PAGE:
As the number of bikes on London’s roads climb higher, pressure has been building on councils to get onboard with the Greater London Authority’s cycling push.
An interconnected web of cycling lanes and superhighways has meant the nation’s capital is fast becoming a more cycling-friendly destination, as the authorities seek to cut pollution, congestion and the city’s carbon footprint.
But the Hammersmith & Fulham branch of the London Cycling Campaign believes one west London council is shirking its duty to improve conditions for cyclists – and has instead become an ideological opponent of the city’s push toward greener transport options.
The Royal Borough of Kensington & Chelsea recently laughed a public consultation on the proposed new 1.6km quietway route between Shepherd’s Bush and Kensington High Street. The stated aim of the project is to make Holland Road safer for cyclists by installing speed humps, reducing parking areas and removing traffic islands to create more space for cyclists.
A map of the proposal. Click to expand. Image: RBKC.
Kensington & Chelsea councillor Will Pascall trumpeted the plans as the next step in the council’s quietway program. “Cycling schemes and initiatives in our borough have won national awards and our ambitious plans to build on these continue to go from strength-to-strength,” he said. “We have built more than 8km of quietway routes across the borough and we have plans to build more.”
But Casey Abaraonye, co-ordinator of the London Cycling Campaign in the neighbouring borough of Hammersmith & Fulham – a place from which anyone cycling to central London would need to travel through Kensington & Chelsea – said that the council’s proposal would have little effect. He labelled the plans as no more “than a box-ticking exercise”, arguing that the new route would be seldom used and that the quietway program was an attempt to placate the borough’s cyclists by doing the “bare minimum”.
“There’s no safe or decent way of getting to [the quietway], and when you get to the end of it you’re back out onto Addison road,” he said. “It spits you back out onto roads that have high traffic volumes, in excess of 11,000 vehicles per day, and no infrastructure to help cyclists.
“It’s a waste of money.”
Kensington & Chelsea Council’s first quietway routes were completed earlier this year. But they only arrived after the council blocked Transport for London’s plans to transform the borough’s roads into a safe haven for cyclists.
Cycle Superhighway 9 was slated to connect Hyde Park to west London by travelling through the boroughs of Kensington & Chelsea, Hammersmith and Fullham, and Hounslow. But in 2013, the Kensington & Chelsea Council singlehandedly blocked TfL’s original proposal, which would have created a segregated bike lane on Kensington High Street.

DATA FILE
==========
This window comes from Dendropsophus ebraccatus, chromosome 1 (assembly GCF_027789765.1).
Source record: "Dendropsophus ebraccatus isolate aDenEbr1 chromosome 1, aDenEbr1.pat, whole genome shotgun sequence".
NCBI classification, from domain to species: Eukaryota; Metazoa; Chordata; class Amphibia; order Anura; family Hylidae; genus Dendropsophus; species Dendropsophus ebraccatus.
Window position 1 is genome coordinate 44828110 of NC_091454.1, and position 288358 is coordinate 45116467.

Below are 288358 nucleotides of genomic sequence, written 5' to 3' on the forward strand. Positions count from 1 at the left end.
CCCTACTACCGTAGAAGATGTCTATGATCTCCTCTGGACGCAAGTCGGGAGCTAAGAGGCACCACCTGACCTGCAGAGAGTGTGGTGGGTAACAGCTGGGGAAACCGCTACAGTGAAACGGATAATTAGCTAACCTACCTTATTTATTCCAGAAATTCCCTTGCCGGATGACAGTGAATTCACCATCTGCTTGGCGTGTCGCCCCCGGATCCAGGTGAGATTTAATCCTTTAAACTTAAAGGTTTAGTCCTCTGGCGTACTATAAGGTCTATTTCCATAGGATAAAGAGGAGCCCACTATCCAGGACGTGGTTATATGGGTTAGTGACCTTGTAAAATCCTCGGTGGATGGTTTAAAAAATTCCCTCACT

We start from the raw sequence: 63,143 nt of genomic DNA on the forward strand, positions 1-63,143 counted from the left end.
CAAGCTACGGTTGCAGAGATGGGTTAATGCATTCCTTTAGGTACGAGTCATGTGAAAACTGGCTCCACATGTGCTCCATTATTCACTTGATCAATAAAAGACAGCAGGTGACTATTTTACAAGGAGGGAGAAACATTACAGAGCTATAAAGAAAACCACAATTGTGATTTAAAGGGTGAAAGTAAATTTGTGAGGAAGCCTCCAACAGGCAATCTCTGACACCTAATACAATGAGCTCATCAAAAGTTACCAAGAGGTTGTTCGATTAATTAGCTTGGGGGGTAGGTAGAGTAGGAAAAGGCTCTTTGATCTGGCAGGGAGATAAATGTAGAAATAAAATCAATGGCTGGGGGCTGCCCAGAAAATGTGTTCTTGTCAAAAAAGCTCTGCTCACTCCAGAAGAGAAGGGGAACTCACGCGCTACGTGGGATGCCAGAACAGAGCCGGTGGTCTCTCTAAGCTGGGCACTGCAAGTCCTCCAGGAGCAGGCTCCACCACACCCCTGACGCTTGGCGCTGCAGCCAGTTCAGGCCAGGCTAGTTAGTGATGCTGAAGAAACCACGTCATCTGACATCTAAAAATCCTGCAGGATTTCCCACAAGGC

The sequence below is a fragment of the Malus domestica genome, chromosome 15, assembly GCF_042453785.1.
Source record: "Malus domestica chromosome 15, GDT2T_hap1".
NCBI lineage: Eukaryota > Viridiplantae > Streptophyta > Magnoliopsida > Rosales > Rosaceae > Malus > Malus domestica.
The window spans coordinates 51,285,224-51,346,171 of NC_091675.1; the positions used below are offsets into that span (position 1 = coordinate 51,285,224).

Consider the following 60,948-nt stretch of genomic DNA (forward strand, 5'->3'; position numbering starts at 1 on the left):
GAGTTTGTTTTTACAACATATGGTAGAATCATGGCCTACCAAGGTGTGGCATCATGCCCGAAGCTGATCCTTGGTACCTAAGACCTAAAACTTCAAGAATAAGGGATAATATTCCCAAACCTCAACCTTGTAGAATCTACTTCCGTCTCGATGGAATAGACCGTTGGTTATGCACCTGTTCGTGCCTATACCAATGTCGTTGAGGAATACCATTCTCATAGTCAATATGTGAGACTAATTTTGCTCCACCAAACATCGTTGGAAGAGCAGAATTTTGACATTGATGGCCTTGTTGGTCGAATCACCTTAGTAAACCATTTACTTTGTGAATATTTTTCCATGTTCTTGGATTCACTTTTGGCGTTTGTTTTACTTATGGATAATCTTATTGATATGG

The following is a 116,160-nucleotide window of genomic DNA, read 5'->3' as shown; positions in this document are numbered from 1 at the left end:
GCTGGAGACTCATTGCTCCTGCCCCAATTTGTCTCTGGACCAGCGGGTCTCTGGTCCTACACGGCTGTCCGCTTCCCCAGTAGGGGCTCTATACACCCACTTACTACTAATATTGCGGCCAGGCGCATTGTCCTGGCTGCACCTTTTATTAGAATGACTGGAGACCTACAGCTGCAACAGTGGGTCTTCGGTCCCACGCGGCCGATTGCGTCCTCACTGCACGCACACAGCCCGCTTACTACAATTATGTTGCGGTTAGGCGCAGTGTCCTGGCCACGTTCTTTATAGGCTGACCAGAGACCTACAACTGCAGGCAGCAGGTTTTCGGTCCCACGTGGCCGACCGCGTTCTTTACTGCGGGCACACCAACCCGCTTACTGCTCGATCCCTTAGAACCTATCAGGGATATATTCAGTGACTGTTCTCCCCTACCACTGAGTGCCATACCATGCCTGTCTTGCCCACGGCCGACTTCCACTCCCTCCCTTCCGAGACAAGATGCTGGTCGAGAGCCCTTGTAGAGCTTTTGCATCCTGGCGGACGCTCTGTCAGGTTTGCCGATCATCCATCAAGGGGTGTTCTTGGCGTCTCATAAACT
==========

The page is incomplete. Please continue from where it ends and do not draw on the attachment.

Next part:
Councillor Pascall defended the council’s stance, claiming any segregated bike lane on Kensington High Street would increase congestion and decrease foot traffic for local businesses.
“We continue to work with TFL about their ideas for a route through West London,” he said. “We are not opposed to cycle superhighways.”
Despite councillor Pascall’s objections, TfL has trudged on with its plan without the co-operation of the council. Construction on a revamped Cycle Superhighway 9 is slated to finally begin in 2019, and will run from Kensington Olympia station to Chiswick – stopping just short of the problem borough’s boundaries.
The new route for CS9, stopping short of the borough boundaries at its eastern end. Click to expand. Image: TfL.
Abaraonye argues that the council’s actions clearly demonstrate an ideological opposition to cyclists, with its stance putting people’s lives at risk. “Kensington & Chelsea Council needs to recognise that its constituents are not going to prioritise cars in the way they do,” he said. “The notion that a car is a symbol of status is past its best before [date], and [the council] can no longer continue to put the lives and health of people at risk because motor vehicles exist.”
A spokeswoman said TfL was in talks with Kensington & Chelsea council about its future involvement in the superhighway program, however little progress has been made in the past five years.
“We have been working closely with the Royal Borough of Kensington & Chelsea, along with the London boroughs of Hounslow and Hammersmith and Fulham, at all stages of the design process,” she said. “TfL is continuing to work with them to agree the next steps and will seek the necessary approvals from them as appropriate.”
Mayor of London Sadiq Khan was contacted for comment.This article is from the CityMetric archive: some formatting and images may not be present.